[Gaye Lynn Scott:] I always have Riverbat pride in the generosity of my colleagues. Matt, I’m looking at you because you gave me a cup of coffee before this podcast

[laughter]. And Carrie, I’m looking at you because you are the embodiment of sharing in an OER context, right? You are professional and you’re always going to help and share. So, my pride is in the colleagues I get to work with.

[Matthew Evins:] I will gladly echo that pride as well, not just for the two of you, but for everybody that I’ve worked with in the almost two years that I’ve been at ACC. There is nothing but generosity and the desire for collaboration amongst our colleagues at ACC. So, I definitely second that. Carrie, how about you?

[Carrie Gits:] I would say, you know, this past year has been, you know, so interesting, obviously, for all of us and everything that we’ve gone through individually, collect — you know, as departments, as a college. And I just am so proud to be part of ACC. I think we’ve through this as an institution with a lot of grace and support for one another. And, you know, being part of all of this and also being involved with the OER work and coming together for our students, it just makes me extremely proud to be a part of ACC and working together to support one another and to support our students. So, it’s a big collective of appreciation of Riverbat pride, but it’s something that I’ve really appreciated over this last year.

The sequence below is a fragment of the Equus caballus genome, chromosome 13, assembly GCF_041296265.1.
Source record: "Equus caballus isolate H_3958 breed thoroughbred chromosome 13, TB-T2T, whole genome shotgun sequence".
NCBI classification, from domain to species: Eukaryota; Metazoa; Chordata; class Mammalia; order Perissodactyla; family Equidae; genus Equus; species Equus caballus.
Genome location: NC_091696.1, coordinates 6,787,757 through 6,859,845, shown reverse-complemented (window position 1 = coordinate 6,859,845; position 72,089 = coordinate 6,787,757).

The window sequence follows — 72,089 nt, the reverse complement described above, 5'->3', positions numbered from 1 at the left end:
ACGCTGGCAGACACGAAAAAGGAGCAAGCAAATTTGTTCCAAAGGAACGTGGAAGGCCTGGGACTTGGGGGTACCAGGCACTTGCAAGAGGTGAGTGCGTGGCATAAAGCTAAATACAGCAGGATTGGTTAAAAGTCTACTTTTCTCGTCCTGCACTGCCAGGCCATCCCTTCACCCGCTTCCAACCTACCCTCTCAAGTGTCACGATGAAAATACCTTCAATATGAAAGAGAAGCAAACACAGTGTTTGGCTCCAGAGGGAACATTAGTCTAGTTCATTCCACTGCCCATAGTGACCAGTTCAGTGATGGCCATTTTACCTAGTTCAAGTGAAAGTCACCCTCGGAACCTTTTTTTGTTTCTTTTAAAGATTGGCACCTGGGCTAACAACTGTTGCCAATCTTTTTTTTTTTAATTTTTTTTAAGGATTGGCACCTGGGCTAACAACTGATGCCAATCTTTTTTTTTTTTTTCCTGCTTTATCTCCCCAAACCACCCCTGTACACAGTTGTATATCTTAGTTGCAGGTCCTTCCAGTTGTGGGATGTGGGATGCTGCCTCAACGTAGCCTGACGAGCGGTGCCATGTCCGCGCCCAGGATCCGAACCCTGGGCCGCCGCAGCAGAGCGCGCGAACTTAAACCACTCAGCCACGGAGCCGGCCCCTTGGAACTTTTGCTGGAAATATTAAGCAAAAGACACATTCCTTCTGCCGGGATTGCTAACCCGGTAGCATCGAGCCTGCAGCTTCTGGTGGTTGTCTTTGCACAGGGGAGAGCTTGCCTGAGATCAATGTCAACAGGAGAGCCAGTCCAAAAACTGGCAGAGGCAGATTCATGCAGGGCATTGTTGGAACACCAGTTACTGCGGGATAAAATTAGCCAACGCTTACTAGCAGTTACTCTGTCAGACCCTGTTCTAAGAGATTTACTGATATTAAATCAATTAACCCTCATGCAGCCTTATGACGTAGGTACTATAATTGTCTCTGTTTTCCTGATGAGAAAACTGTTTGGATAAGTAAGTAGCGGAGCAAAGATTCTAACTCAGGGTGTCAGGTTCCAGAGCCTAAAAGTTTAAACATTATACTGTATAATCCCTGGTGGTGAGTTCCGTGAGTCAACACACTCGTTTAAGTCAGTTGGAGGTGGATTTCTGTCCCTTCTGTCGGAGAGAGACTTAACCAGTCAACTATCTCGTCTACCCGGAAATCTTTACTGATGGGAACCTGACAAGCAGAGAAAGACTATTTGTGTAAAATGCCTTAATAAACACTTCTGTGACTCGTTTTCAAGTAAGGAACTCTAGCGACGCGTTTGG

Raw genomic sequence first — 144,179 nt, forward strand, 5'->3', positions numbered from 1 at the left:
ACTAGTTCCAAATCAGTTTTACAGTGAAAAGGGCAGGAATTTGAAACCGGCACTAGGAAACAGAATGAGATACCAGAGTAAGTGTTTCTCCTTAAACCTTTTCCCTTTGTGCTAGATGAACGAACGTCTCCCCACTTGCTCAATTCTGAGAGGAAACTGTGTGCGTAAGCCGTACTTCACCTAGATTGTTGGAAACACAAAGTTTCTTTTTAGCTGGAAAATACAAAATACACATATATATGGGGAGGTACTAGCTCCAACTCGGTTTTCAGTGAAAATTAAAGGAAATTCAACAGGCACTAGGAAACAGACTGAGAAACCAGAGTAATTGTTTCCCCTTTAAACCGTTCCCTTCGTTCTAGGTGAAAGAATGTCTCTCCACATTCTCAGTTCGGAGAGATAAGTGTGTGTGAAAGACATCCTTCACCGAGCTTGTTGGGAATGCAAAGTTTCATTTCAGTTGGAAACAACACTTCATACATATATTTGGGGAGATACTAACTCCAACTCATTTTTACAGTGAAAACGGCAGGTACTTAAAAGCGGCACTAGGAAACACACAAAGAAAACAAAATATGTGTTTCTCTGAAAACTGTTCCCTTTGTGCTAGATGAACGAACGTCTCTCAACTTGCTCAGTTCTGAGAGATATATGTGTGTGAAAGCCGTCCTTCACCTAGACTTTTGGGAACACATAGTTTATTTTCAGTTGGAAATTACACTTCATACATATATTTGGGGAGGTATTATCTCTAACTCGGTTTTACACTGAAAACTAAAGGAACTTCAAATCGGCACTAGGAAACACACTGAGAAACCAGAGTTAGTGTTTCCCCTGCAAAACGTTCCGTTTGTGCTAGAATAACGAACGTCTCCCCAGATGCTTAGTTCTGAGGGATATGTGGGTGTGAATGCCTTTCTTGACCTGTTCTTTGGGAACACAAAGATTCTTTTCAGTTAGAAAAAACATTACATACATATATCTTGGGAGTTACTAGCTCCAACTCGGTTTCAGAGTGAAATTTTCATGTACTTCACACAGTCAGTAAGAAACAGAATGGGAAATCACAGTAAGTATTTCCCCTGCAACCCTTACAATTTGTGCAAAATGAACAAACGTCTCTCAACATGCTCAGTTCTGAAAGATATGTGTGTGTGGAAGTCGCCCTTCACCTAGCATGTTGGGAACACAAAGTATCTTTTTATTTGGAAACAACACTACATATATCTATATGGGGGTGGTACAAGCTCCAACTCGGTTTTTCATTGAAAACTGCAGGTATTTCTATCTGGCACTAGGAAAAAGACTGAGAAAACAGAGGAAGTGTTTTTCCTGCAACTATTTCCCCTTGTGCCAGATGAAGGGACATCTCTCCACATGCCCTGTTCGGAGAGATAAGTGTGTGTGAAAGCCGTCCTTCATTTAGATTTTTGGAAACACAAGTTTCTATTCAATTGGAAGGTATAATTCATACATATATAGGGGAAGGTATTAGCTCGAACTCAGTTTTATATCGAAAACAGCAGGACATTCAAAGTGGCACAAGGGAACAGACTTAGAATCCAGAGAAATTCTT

[Matthew Evins:] That’s great. Well, Carrie and Gaye Lynn, thank you very much for joining me today and providing an update on where we are as an institution around the adoption and support and growth of Open Educational Resources, and helping us distinguish OER from Zero Textbook Costs and Inclusive Access, First Day Access. I definitely appreciate you joining me. And, hopefully, we will talk to you a year from now as we celebrate next year’s Open Education Week to hear some even greater updates on where we are as an institution. So, thank you very much.

[Gaye Lynn Scott:] Thanks, Matt.

[Carrie Gits:] Thank you, Matt.

[Matthew Evins:] Well, that wraps up another episode of Teaching and Learning Champions. Don’t forget you can read episode transcripts on the TLED blog and find links to any resources we reference during the show. I also encourage you to subscribe to the ACC district podcasts on any of your preferred podcast apps, or listen to individual episodes in the TLED website. You can learn more about the Teaching and Learning Excellence Division and keep up with everything relevant to the faculty experience at ACC by subscribing to our weekly newsletter. Simply text A-C-C-T-L-E-D in caps to 22828 to subscribe. And, of course, you can find us on Facebook, Instagram, and Twitter at ACCTLED. Thank you for tuning in and we’ll will chat next time on TLC @ ACC.

[ Music ]